Have you ever had the experience of working with a farrier who had a fancy rig, forged all his own shoes, made the feet look perfect but could not keep a horse sound? Have you ever worked with a farrier who carried a handful of tools and a bag of keg shoes in the back of his beat up pickup truck, but horses he shod never took a lame step? Dentistry is much like shoeing in this way. It is not about the tools but how they are used. Like shoeing, with floating teeth sometimes less is best.
When I went to vet school, I was taught very little about dentistry. When I floated teeth my main concern was to get the sharp edges off so the horse would not be in pain when he chewed. After graduation I met a lay dentist who helped me understand about balancing the molar arcades and reducing incisors. The lay dentist I worked with used hand tools to remove sharp points and power tools for balancing. When he finished working on a horse every sharp edge was removed and the chewing motion was smooth.
Recently I worked with a lay dentist who had a different take on floating . His philosophy was to remove only rough areas on the teeth that were actually causing irritation or interfering with the chewing motion. This would leave the horse with maximum ability to grind his food. Incisors were reduced if they interfered with the free motion of the jaw side-to-side or forward or backward. When he finished working on a horse the teeth still felt rough but the chewing motion was smooth. The interesting thing was that most horses allowed this work to be done with no sedation. It seems in the horse's mind less is best.
The Pros and Cons of Power Floating
The invention of power dental tools has made dentistry much less labor intensive. Power tools are useful when a horse has serious imbalance in his molar arcades. Waves, ramps, and hooks can seriously interfere with the chewing motion and set the horse up for issues with his temporomandibular joint (TMJ). Power tools also get the job done faster and this is an advantage for some horses that are seriously resistant. The drawbacks of power tools are the tendency to do too much, need for heavy sedation and possible damage to the teeth from heat generated during the grinding. Power tools in the hands of a person with training can be used well but in the hands of someone without experience or proper knowledge can create damage much more quickly than hand tools.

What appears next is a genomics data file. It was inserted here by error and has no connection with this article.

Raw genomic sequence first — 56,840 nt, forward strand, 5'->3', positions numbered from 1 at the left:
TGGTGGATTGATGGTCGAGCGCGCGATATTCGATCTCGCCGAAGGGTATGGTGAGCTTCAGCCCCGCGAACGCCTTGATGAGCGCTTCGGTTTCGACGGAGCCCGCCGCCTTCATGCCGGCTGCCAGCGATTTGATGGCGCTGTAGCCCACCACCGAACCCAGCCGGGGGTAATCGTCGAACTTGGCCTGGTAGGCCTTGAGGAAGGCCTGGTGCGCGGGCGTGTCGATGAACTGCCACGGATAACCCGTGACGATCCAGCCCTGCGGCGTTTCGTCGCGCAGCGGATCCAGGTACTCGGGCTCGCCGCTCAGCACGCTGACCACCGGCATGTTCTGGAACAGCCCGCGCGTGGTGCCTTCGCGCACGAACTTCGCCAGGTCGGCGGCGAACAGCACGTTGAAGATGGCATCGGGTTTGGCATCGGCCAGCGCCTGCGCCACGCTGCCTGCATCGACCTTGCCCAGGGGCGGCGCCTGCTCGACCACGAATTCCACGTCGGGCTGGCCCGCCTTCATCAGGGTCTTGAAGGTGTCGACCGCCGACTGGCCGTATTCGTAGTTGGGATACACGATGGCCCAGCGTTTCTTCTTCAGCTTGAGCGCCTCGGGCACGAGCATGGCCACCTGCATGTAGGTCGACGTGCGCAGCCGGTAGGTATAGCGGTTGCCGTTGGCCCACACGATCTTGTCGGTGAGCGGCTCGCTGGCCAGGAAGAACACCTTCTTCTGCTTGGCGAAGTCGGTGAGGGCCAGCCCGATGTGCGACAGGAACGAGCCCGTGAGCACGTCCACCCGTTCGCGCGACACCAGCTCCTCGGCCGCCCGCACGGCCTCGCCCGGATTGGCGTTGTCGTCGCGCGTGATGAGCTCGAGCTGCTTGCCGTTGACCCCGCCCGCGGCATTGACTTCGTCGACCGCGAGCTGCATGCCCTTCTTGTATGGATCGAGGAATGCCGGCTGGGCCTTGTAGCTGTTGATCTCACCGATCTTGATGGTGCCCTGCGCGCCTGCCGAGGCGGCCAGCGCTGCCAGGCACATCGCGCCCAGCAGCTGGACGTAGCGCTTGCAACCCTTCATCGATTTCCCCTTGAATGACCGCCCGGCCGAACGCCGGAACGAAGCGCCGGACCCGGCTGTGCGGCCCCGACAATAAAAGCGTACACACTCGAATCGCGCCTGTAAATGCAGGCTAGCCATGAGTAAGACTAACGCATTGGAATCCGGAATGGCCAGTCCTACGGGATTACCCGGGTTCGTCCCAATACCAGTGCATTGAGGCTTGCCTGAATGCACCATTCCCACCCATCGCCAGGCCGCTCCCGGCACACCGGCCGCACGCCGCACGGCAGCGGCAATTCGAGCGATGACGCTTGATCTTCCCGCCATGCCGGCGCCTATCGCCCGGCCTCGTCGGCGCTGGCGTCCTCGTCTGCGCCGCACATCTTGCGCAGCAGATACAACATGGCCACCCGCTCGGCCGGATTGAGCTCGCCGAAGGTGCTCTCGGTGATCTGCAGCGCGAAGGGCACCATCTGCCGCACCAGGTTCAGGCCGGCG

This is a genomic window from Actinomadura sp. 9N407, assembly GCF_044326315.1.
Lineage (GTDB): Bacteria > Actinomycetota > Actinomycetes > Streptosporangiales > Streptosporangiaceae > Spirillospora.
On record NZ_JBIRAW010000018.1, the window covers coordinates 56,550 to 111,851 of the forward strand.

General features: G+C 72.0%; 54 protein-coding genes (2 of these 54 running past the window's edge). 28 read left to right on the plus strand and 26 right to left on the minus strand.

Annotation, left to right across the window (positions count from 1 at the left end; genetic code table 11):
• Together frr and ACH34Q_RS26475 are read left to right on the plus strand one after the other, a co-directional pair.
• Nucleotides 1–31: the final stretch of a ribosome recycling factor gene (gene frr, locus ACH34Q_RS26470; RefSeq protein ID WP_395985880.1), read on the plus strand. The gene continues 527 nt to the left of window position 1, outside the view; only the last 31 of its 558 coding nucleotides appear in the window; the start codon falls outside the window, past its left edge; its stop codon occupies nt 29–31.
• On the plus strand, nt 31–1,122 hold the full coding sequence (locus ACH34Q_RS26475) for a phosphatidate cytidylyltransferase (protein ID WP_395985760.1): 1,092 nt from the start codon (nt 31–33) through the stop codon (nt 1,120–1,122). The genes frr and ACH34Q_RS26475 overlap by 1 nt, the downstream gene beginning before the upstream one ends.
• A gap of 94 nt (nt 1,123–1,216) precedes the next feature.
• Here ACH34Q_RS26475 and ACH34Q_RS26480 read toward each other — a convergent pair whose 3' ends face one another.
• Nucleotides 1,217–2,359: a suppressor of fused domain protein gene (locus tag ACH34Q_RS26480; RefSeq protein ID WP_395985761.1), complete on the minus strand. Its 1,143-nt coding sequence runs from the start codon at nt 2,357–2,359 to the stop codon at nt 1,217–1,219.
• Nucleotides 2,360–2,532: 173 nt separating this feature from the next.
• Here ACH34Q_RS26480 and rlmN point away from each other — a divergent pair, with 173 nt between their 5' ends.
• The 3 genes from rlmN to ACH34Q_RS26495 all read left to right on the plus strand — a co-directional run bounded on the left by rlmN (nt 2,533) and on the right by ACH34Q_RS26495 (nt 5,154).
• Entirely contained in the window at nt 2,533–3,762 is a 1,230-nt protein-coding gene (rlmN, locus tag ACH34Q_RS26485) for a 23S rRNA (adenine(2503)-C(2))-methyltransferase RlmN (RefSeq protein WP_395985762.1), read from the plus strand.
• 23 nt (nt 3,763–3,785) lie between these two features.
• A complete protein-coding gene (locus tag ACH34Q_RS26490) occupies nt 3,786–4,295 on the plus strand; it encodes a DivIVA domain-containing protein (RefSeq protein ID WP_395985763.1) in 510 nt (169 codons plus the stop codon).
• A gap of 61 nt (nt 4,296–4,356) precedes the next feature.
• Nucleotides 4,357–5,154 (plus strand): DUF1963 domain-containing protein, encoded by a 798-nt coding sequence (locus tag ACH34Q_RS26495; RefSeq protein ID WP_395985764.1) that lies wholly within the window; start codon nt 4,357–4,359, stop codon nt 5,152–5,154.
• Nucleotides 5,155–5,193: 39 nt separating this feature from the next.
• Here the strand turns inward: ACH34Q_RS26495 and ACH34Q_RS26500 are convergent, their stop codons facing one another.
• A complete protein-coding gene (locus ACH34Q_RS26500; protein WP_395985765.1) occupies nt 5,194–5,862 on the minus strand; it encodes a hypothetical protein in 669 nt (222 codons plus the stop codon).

Pros of power floating:
* Less work for the dentist
* Ability to correct serious imbalance
* Faster for horses that resist dental work
Cons of power floating:
* Tendency to do too much
* Sedation required
* Heat damage to the teeth
* Harm done by tools due to inexperience
Sedation should be done or supervised by a veterinarian. A veterinarian is trained in the use of medications. Proper use of sedation drugs takes experience. You can't depend on the dose listed on the bottle to achieve desired results. A 300-pound feral donkey may require more drugs than a 2000-pound gentle draft horse. Technique for giving an injection is also a skill. Drugs given outside of a vein will not work as expected and can cause tissue damage. If a drug is injected into an artery rather than a vein the results can be fatal. If a mistake is made, the veterinarian is likely to be in a better position to deal with the situation. There are now oral sedation drugs that can be used for routine dentistry. These drugs take longer to act but are safer than injections.
* Should be done by or supervised by a veterinarian
* Should be based on metabolism and temperament, not size
* Must get drugs inside the vein
* Must have proper technique to avoid injection into an artery
* Oral drugs are an option
Performance Float versus Health Float
The goal of very float should be to leave the horse with a pain-free mouth and free motion of the molar side to side as well as forward and back. Ramps or hooks on the teeth that interfere with forward and backward motion of the jaw will cause TMJ issues. The performance horse has some additional needs if he is going to wear a bit. Wolf teeth and bit seats should be considered if a bit is used. Removing wolf teeth and rounding (not removing) the corners of the premolars is especially important if a horse has thick lips. The concern is not about the bit hitting these teeth but the inner skin of the lips being pinched when bit pressure is applied. If a horse is working fine with wolf teeth and no bit seats then all is good, but if a horse does not seem happy with his mouth then check to make sure there is no extra lip tissue getting pinched.
* Gives the horse a pain free mouth
* Provides free motion of the jaw
* Considers wolf teeth removal and/or bit seats
When dealing with dental work, like hoof care, the value of the end result is not how it looks but how it functions. You want the least amount of work that gives the horse comfort and good function.
Unless otherwise attributed, all material is written and edited by Madalyn Ward, DVM. Copyright (c) 2013 HolisticHorsekeeping.com and Madalyn Ward, DVM. All rights reserved.
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